SA economic growth surprises, recession avoided

South Africa avoided a second recession in two years, with the economy growing by 3.1% in the three months to end-June, according to Stats SA. 

This is much stronger than expected: A Reuters poll of economists had forecast growth of 2.4%.

SA’s economy shrank in the first quarter after more than 270 hours of load shedding, weak investment levels, a gold mining strike and a weak grape harvest. 

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In the second quarter, the mining sector rebounded with growth of 14.4% - contributing a full 1.0 percentage point to GDP growth. This was thanks to the end of strikes at gold mines, but also due to a major rally in metal prices. Gold is currently trading at its highest level in six years, while platinum jumped from below $800/oz in June to above $930 currently.

Finance, real estate and business services increased by 4.1% in the second quarter. Trade, catering and accommodation increased 3.9% and general government services increased 3.4%.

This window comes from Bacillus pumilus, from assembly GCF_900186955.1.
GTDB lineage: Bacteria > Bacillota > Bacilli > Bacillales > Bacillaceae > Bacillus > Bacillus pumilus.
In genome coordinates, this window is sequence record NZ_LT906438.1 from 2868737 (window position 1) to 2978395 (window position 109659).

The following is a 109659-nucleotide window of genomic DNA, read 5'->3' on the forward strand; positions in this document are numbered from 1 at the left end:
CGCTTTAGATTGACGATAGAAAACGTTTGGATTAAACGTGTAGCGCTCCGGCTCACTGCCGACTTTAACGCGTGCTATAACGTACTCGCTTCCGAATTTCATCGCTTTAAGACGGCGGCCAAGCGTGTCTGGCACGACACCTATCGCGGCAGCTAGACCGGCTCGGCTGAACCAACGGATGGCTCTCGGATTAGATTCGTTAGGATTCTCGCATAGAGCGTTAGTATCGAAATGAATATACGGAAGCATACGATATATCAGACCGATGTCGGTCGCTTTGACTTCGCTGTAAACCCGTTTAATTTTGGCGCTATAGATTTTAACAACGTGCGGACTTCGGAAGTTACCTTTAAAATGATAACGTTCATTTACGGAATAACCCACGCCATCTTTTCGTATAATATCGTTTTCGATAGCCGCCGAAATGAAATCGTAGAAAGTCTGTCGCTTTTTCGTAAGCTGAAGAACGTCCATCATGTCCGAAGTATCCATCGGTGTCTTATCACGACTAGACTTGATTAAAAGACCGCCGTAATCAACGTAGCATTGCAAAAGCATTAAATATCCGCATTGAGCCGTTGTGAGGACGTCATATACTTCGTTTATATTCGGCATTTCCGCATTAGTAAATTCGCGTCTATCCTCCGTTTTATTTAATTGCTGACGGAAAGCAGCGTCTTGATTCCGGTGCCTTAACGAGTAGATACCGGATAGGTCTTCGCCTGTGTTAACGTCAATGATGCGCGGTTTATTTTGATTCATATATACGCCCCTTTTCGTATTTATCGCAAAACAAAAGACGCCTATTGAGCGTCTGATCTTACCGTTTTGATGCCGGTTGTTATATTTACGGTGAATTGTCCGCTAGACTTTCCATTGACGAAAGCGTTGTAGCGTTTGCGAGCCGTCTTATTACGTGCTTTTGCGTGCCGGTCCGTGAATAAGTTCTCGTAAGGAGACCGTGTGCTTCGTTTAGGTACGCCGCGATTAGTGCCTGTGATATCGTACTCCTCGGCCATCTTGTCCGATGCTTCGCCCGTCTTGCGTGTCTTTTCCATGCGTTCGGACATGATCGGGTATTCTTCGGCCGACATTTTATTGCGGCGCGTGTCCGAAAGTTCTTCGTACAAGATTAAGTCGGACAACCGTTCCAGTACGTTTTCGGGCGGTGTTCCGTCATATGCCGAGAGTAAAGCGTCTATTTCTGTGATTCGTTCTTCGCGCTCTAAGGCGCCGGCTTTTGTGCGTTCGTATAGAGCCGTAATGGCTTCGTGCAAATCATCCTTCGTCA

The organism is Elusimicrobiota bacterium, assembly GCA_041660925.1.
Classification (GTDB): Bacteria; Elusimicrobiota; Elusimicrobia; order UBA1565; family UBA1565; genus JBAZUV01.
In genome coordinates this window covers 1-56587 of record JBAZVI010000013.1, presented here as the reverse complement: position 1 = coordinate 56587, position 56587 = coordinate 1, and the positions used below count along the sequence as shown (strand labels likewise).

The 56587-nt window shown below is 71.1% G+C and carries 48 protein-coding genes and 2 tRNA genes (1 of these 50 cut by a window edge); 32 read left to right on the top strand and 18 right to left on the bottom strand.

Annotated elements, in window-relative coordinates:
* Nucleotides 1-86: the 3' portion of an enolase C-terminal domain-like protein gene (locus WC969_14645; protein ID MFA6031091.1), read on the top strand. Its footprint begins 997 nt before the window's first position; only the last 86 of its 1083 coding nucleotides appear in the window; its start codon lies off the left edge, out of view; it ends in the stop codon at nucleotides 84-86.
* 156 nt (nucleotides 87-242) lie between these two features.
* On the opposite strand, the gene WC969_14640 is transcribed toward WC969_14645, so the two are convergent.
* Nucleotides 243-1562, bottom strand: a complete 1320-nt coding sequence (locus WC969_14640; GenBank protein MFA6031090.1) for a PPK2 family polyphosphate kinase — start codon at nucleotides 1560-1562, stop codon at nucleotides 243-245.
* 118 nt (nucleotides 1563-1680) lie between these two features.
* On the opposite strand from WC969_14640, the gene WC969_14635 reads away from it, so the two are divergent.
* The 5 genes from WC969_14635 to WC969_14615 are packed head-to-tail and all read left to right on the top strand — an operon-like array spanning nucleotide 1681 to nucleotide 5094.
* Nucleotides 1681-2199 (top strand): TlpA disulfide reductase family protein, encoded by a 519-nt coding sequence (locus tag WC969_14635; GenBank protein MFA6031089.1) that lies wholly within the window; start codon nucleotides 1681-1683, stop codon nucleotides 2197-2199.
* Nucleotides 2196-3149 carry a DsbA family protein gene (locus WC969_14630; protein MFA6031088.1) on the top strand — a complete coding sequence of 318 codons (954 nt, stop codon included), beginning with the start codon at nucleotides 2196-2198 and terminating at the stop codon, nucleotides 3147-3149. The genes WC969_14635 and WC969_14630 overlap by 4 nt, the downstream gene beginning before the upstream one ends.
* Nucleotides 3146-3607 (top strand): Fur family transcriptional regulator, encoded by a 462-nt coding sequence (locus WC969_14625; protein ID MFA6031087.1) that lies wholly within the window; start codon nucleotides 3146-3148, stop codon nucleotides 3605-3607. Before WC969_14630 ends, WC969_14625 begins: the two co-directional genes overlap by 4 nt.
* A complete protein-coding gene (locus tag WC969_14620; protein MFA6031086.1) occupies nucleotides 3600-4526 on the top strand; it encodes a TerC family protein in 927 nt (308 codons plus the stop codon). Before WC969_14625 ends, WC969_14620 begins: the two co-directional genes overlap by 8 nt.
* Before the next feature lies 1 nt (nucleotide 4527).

The agriculture, forestry and fishing sector continued to shrink, however, and in the second quarter was 4.2% smaller than in the first. Construction was down 1.6%.

The economy was still only 0.9% bigger in the second quarter of 2019 than a year before.  On Tuesday, Stats SA revised the first-quarter GDP number down from -3.2% to -3.1%. 

    Ahead of the release of the data on Tuesday morning, economists expected a “technical rebound” following the end of load shedding.

    While SA avoided a recession, the outlook for the economy remains bleak. Investment levels remain subdued, and businesses are struggling. The latest Absa Purchasing Manager's Index (PMI) data shows weaker levels of private sector activity, and a grim outlook on future business conditions. Also, South Africa recorded a shock R2.88bn trade deficit for July as imports exceed exports, the South African Revenue Service reported last week. 

    Accordingly, the latest growth number may not rule out a rate cut when the monetary policy committee meets from September 17 to 19.

    In July, the committee cut the benchmark repo rate by 25 basis points to 6.5% from 6.75% - the first cut since March 2018.

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